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Welcome to “The Quickie” — Planned Parenthood Action Fund’s daily tipsheet on the top health care & reproductive rights stories of the day. You can read “The Quickie'' online here.

In today’s Quickie: Oregon Republican lawmakers boycott votes on abortion and LGBTQ+ protection bills, a number of states move to expand postpartum Medicaid coverage, and Planned Parenthood storyteller Crystina explains the barriers to reproductive care in North Carolina.

ANTI-TRANS AND ANTI-ABORTION LAWMAKERS IN OREGON BLOCKING VOTES ON KEY BILLS: For over a month, Republicans in the Oregon Senate have been boycotting to block votes on critical bills to protect abortion rights, LGBTQ+ rights, and more, which have already passed the House. Twenty of the chamber’s 30 senators must be present for a quorum. Republicans hold 12 seats and have weaponized the rules by walking out to deny quorum and block the passage of these bills which have majority support. As Tessa Stuart reports in Rolling Stone, by doing this, these lawmakers have forfeited their ability to run for reelection — given voters’ recent approval of a measure that makes lawmakers ineligible to run for another term if they rack up 10 or more unexcused absences. This is just the latest example of anti-abortion politicians using procedural rules to undermine democracy and deny the will of their constituents. As Stuart writes, “...Republicans’ defiance is symptomatic not just of an aversion to reproductive and LGBTQ rights, but of a larger anti-democratic rot in our politics.”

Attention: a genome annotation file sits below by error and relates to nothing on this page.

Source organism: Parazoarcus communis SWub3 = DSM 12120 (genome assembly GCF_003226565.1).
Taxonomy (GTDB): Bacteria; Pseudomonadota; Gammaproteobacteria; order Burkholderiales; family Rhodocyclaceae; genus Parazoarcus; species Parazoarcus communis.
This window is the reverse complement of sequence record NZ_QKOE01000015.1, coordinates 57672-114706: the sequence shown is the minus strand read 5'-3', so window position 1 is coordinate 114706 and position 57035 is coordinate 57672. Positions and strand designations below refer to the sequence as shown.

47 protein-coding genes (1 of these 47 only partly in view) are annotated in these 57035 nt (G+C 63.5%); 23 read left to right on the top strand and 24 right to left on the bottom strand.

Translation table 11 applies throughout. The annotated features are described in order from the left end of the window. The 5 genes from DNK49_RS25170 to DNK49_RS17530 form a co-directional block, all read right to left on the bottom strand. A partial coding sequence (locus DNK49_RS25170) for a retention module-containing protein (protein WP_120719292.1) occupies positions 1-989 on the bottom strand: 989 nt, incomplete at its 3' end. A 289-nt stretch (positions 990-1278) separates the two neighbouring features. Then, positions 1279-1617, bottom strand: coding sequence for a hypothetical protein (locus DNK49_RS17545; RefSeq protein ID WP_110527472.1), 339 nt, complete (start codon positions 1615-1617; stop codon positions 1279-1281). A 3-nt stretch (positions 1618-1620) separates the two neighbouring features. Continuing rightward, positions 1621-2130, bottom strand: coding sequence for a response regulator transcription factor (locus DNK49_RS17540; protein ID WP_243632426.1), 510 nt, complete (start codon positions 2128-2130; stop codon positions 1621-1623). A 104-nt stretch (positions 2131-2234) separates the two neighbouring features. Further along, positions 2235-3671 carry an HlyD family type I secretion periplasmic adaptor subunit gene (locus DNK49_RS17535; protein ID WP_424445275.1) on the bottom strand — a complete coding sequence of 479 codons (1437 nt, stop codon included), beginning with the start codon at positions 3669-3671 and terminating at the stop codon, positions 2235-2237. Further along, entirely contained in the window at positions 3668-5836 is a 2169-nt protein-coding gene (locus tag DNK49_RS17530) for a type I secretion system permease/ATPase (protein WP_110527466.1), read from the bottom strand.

Read more here.

STATES MOVING TO EXPAND POSTPARTUM MEDICAID COVERAGE: In a key victory this legislative session, a number of states have advanced measures to expand postpartum Medicaid coverage for pregnant people from just 60 days to a full year. According to experts, the growing maternal health crisis across the country — which only worsened during the pandemic — continues to be the force driving lawmakers to take action by taking advantage of a provision in the American Rescue Plan that makes expansion easier for states. Having health insurance without interruption for a full year after giving birth is critical as patients are often susceptible to physical and mental post-pregnancy complications that could be fatal. So far Alaska, Mississippi, Missouri, Montana, Texas, Utah, and Wyoming have passed postpartum Medicaid expansion measures this year, with others under consideration in Nebraska, Nevada, New Hampshire, and Wisconsin.

Read more at KFF Health News.

“MORE WOMEN ARE GOING TO DIE” BECAUSE OF NC BAN — Earlier this month, North Carolina’s Republican-controlled legislature overrode Gov. Roy Cooper’s veto of a 12-week abortion ban, which will take effect July 1. For the Cardinal & Pine, Crystina, a patient storyteller for Planned Parenthood of South Atlantic, spoke about her own abortion, the hurdles she faced when accessing care, and how politicians are just as unqualified as comedians when it comes to making health care decisions for pregnant people. 

“SB 20 specifically is designed to shut down clinics. … Politicians are not doctors. This stuff is very nuanced. When it comes to the workings of pregnancy and the complications and nuance of all of that, I don’t think politicians are any more qualified than a comedian honestly. I don’t see what qualifications they have to be making medical decisions on behalf of others. It’s not a partisan issue. These are people’s lives that we’re playing with.”

Read the full story here


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